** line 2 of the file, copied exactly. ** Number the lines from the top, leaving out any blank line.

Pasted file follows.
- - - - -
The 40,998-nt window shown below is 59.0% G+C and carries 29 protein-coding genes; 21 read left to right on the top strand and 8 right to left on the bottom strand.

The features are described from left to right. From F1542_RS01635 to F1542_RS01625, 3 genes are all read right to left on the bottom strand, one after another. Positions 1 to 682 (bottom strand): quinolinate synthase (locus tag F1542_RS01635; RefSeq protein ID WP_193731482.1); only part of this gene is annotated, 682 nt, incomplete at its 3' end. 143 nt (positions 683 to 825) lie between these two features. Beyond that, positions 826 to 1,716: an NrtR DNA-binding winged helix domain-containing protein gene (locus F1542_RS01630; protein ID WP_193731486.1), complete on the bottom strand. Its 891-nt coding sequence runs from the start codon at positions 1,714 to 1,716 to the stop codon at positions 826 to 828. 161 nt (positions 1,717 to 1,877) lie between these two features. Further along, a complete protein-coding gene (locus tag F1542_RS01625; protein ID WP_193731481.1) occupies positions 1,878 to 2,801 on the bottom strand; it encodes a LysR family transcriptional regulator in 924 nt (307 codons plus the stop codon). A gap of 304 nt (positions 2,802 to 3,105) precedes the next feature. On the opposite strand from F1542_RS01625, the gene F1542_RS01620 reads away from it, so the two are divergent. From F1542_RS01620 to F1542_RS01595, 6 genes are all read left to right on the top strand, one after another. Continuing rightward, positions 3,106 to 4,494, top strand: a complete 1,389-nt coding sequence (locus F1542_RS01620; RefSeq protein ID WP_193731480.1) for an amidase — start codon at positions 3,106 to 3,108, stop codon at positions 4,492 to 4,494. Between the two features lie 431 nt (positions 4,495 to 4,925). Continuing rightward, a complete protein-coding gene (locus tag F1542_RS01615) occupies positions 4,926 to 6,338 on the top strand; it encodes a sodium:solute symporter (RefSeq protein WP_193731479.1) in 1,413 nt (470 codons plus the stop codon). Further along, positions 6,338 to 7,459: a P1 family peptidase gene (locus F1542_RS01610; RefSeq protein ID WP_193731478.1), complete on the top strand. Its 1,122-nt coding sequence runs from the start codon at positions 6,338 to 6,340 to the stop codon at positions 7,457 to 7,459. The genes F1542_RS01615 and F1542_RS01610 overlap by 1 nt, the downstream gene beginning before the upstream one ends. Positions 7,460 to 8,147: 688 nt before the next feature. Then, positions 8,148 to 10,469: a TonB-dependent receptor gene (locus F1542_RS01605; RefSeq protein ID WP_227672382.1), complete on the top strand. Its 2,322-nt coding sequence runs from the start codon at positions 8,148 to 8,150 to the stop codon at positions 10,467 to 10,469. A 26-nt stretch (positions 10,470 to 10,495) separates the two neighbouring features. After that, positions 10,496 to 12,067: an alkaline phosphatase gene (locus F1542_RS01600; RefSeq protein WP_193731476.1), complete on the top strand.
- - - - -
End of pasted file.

The features are described from left to right. From F1542_RS01635 to F1542_RS01625, 3 genes are all read right to left on the bottom strand, one after another. Positions 1 to 682 (bottom strand): quinolinate synthase (locus tag F1542_RS01635; RefSeq protein ID WP_193731482.1); only part of this gene is annotated, 682 nt, incomplete at its 3' end. 143 nt (positions 683 to 825) lie between these two features. Beyond that, positions 826 to 1,716: an NrtR DNA-binding winged helix domain-containing protein gene (locus F1542_RS01630; protein ID WP_193731486.1), complete on the bottom strand. Its 891-nt coding sequence runs from the start codon at positions 1,714 to 1,716 to the stop codon at positions 826 to 828. 161 nt (positions 1,717 to 1,877) lie between these two features. Further along, a complete protein-coding gene (locus tag F1542_RS01625; protein ID WP_193731481.1) occupies positions 1,878 to 2,801 on the bottom strand; it encodes a LysR family transcriptional regulator in 924 nt (307 codons plus the stop codon). A gap of 304 nt (positions 2,802 to 3,105) precedes the next feature. On the opposite strand from F1542_RS01625, the gene F1542_RS01620 reads away from it, so the two are divergent. From F1542_RS01620 to F1542_RS01595, 6 genes are all read left to right on the top strand, one after another. Continuing rightward, positions 3,106 to 4,494, top strand: a complete 1,389-nt coding sequence (locus F1542_RS01620; RefSeq protein ID WP_193731480.1) for an amidase — start codon at positions 3,106 to 3,108, stop codon at positions 4,492 to 4,494. Between the two features lie 431 nt (positions 4,495 to 4,925). Continuing rightward, a complete protein-coding gene (locus tag F1542_RS01615) occupies positions 4,926 to 6,338 on the top strand; it encodes a sodium:solute symporter (RefSeq protein WP_193731479.1) in 1,413 nt (470 codons plus the stop codon). Further along, positions 6,338 to 7,459: a P1 family peptidase gene (locus F1542_RS01610; RefSeq protein ID WP_193731478.1), complete on the top strand. Its 1,122-nt coding sequence runs from the start codon at positions 6,338 to 6,340 to the stop codon at positions 7,457 to 7,459. The genes F1542_RS01615 and F1542_RS01610 overlap by 1 nt, the downstream gene beginning before the upstream one ends. Positions 7,460 to 8,147: 688 nt before the next feature. Then, positions 8,148 to 10,469: a TonB-dependent receptor gene (locus F1542_RS01605; RefSeq protein ID WP_227672382.1), complete on the top strand. Its 2,322-nt coding sequence runs from the start codon at positions 8,148 to 8,150 to the stop codon at positions 10,467 to 10,469. A 26-nt stretch (positions 10,470 to 10,495) separates the two neighbouring features. After that, positions 10,496 to 12,067: an alkaline phosphatase gene (locus F1542_RS01600; RefSeq protein WP_193731476.1), complete on the top strand.